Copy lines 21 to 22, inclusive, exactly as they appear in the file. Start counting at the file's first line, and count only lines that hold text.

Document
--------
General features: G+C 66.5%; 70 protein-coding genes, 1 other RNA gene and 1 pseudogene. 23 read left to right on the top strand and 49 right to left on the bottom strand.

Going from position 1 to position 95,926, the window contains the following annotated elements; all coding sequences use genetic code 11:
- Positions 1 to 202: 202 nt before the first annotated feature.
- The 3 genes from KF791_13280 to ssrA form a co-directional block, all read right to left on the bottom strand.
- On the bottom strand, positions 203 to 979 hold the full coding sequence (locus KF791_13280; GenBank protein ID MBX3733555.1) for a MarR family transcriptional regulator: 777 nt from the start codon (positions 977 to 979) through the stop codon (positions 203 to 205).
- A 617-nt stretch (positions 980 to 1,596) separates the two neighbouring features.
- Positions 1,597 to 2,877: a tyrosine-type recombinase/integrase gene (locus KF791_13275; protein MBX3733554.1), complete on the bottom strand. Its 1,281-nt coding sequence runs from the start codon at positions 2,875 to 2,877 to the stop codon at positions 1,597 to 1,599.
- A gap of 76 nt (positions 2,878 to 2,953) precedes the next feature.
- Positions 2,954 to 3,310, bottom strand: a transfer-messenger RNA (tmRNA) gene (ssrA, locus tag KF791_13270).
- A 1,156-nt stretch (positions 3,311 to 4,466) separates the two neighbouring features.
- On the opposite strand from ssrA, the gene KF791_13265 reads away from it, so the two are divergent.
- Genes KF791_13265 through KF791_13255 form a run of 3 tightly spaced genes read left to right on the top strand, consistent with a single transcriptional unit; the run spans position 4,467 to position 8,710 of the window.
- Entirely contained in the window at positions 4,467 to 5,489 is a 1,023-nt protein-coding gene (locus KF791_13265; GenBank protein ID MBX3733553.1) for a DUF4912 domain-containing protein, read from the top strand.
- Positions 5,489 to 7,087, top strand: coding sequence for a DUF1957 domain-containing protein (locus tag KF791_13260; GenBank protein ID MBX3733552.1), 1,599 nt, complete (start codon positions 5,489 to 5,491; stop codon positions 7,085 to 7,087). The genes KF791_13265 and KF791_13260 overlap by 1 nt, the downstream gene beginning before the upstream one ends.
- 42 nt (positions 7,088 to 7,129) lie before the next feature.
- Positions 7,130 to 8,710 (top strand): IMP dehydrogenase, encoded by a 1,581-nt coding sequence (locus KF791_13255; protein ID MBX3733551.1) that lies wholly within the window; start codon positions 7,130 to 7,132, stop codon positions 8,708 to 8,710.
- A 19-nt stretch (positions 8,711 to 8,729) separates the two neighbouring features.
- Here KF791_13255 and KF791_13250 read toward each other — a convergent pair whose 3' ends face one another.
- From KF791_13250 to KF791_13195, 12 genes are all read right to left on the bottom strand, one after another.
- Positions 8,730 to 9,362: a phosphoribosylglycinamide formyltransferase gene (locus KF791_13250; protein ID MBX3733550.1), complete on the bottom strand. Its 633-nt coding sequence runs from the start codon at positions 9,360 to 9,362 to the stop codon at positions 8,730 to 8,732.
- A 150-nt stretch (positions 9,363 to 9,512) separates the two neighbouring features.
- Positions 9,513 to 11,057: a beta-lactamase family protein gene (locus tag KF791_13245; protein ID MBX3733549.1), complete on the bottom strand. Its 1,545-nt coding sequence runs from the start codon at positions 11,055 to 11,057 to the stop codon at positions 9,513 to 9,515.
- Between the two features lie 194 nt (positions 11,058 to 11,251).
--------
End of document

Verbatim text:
- A 150-nt stretch (positions 9,363 to 9,512) separates the two neighbouring features.
- Positions 9,513 to 11,057: a beta-lactamase family protein gene (locus tag KF791_13245; protein ID MBX3733549.1), complete on the bottom strand. Its 1,545-nt coding sequence runs from the start codon at positions 11,055 to 11,057 to the stop codon at positions 9,513 to 9,515.